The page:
Elastic Waist: It could probably be a diet blog, but I like to think of it as a body acceptance blog. Many of the posts are about nutrition and about eating good food, but some are about feeling beautiful and fabulous, no matter your waist size--something that many of us can stand to hear.

That's it for today! I might have a vaguely stressy/angsty post coming--I'm in the throes of figuring out when I can find time to work on my thesis (when I'm not at work or in class or working on homework for my class).

*If you've read anything recently from me, you know I really hate it. It affects me strangely, and I can taste it in food. Yuk.

Wednesday, September 24, 2008

An Awful Book I Can't Shut

This summer, I thought I was going to take a seminar in literacy. Part of that class involved reading YA fiction, which excited me. Some of those books are award-winning Good Books. Some were merely popular to teens and fit the purpose of the unit. Thus, I picked up Twilight with the intention of seeing what all the fuss was about.

From the beginning, these books have bothered me. Meyer's style hearkens back to romance novels, punishing kisses and all, and her descriptions are heavy-handed and dull. The style is such that it calls attention (for me at least) to the language, something that it shouldn't do. The narrative should be the focus of the reader's attention, not the language; I had a hard time concentrating on the story at first because Meyer's style got in the way.

But I can't seem to NOT finish the series. Part of it is my obsession with knowing the end of stories, no matter how horrible. Part of it is the stories are strangely compelling, even with all their narrative and character flaws. Now I'm embarking on the final book in the series, knowing how it's likely to end, but I have this need to finish it, even if the end will annoy me.

The Twilight series has captured the imaginations and hearts of thousands of readers. It's hailed as the "next Harry Potter" due to its popularity. However, they can't touch that series because they lack the depth and complexity of Rowling's work. Rowling carefully spins tales with complex characters and mythological allusions. Part of reading Harry Potter is playing "spot the myth". Meyer's books lack that depth and richness.

I purchased the first two books out of curiosity, and checked the other two out from the library because they were only available in hardback, and my desire to know the end of the saga wasn't enough to justify paying for two books that will end up on Paperback Swap or Bookmooch. I'm into the last book, and I just want it to be done so I know how it ends, and then I can go on with life.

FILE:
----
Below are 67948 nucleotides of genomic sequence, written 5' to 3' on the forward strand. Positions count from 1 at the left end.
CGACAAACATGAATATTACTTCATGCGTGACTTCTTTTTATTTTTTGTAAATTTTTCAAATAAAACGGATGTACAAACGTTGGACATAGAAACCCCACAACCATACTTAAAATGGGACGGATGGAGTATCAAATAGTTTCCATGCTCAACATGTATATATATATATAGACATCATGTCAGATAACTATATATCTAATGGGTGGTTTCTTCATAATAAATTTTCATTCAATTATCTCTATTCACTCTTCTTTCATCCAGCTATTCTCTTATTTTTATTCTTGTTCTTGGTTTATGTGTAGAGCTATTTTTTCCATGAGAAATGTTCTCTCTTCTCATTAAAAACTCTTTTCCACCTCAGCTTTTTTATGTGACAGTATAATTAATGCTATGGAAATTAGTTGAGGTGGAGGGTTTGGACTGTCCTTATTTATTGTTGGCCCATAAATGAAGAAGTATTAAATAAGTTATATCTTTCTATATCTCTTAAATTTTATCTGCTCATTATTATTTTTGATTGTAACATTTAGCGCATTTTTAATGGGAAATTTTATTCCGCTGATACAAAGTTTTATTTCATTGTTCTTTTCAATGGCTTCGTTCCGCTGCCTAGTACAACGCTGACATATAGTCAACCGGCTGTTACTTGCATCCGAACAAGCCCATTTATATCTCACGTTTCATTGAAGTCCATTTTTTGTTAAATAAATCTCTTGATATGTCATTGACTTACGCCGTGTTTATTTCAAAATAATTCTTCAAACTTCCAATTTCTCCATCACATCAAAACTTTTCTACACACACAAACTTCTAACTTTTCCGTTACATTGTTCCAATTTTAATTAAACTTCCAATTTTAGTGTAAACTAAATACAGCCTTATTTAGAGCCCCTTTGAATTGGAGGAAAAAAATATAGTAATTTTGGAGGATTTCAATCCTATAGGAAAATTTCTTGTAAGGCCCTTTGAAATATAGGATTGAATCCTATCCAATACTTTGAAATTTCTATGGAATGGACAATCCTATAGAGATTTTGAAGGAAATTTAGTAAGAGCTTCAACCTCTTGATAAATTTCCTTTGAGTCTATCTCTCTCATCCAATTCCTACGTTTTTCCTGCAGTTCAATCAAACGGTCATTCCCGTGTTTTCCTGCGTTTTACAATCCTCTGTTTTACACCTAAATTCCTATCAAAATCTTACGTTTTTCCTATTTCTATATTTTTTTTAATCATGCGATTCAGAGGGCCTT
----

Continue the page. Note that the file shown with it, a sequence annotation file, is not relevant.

I read these books with nose wrinkled slightly with disgust, but obviously Meyer creates something that's compelling enough to overcome my distaste for her writing style. How can an awful book still be good enough to keep me turning the pages, eliciting anxiety and hope? I always feel the need to justify why I'm reading these books, yet the reason is simple: I've been sucked into a story against my will and better judgment.

I can see the appeal for teenage girls who can't imagine a world beyond high school and age 18: Bella Swan aspires to halt her life right as its beginning. She can't imagine passion and love greater than what she's found at 17, while those of us who are a bit older know that she's a teenage idiot. She wants to give up humanity because she doesn't understand what being human and having a beating heart means--her "soulmate" is more important, and what teenage girl doesn't want to believe they can't find their soulmate at 17? It's silly and awful. Still, I can't look away, and I can't shut the book.

Tuesday, September 23, 2008


This event popped up in Daily Headlines* today and made me giggle
One Refworks to Rule Them All**

One Refworks to find them, one Refworks to bring them all and in the end notes bind them. Writing research papers? Citing sources for other projects? Join reference librarian...
I want to know who decided to do that, hehe. Usually Daily Headlines are much more bland.

*Daily Headlines is a daily e-mail the University sends out to keep students, faculty, and staff apprised of events and other notices.
**In case you miss the reference...well, it wouldn't be funny to you anyway, so...

Wednesday, September 03, 2008

"I'm [Runnin'] in the Rain"

I will make all sorts of excuses to not run. Now, I really love running. I feel great every time I go, and I like how much energy I get and the fact that it's helped me manage my weight since college. But sometimes all that succumbs to the excuses I make.

Yesterday, I was tired. So I came home and watched TV. Then I was hungry. So I ate dinner. Then it was rainy and dark, so I couldn't run outside, right? And I just knew the HPER would be insanely busy, so I didn't want to go over there. So I sat at home and went to bed.

Today, I didn't get up early because it was rainy (and the rain affects me like that). So no AM workout. But I knew I needed to run. You see, I'm training for a marathon. And if I skip more than one workout a week, I feel like I'll be sliding down to not running at all, and I'll lose all momentum.

It was raining. It'd been raining all day, thanks to Gustav. It was sorta miserable outside, but my options were to haul my butt over to the HPER or to run outside. I suddenly wanted to run outside. When training for a marathon, one is advised to run in a variety of conditions and terrains, to prepare for the race. Rain is definitely a possibility in Arkansas in March, so I needed to run in the rain. Ok, I thought, I'm going to do this.

I needed something to shield my eyes from the rain. A hat! Alas, I'd given away my baseball hats because I never used them. I even had a visor once that would have worked. Drat. Then I remembered I have guy friends who live close by. I ran down to my neighbor, Mason, and asked if I could borrow one of his. He said, "sure!" and handed me one off the top of his head.

The run was great...and freeing. I've never run in the rain, and I did it. I also ditched my iPod, which is my usual running companion, and that too was liberating. It was just me, the pavement, and the drip of rain all around. From now on, the rain is my friend--or at least not an excuse. Also, if I had stayed in or had gone to the HPER, I never would have seen the guy riding a unicycle holding an umbrella. It was a scene from a circus movie, I swear to you.